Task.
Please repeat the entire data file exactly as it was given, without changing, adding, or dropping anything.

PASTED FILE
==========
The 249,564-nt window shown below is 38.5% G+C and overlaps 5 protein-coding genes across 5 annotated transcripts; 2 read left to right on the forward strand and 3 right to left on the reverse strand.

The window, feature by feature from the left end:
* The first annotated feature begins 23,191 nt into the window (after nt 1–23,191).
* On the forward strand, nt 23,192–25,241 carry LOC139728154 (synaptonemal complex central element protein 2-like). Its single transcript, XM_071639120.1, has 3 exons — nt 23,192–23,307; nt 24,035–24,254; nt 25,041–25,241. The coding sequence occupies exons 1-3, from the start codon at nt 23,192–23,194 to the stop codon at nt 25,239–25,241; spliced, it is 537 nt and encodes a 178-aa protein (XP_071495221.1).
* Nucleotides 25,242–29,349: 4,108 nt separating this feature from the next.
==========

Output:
The 249,564-nt window shown below is 38.5% G+C and overlaps 5 protein-coding genes across 5 annotated transcripts; 2 read left to right on the forward strand and 3 right to left on the reverse strand.

The window, feature by feature from the left end:
* The first annotated feature begins 23,191 nt into the window (after nt 1–23,191).
* On the forward strand, nt 23,192–25,241 carry LOC139728154 (synaptonemal complex central element protein 2-like). Its single transcript, XM_071639120.1, has 3 exons — nt 23,192–23,307; nt 24,035–24,254; nt 25,041–25,241. The coding sequence occupies exons 1-3, from the start codon at nt 23,192–23,194 to the stop codon at nt 25,239–25,241; spliced, it is 537 nt and encodes a 178-aa protein (XP_071495221.1).
* Nucleotides 25,242–29,349: 4,108 nt separating this feature from the next.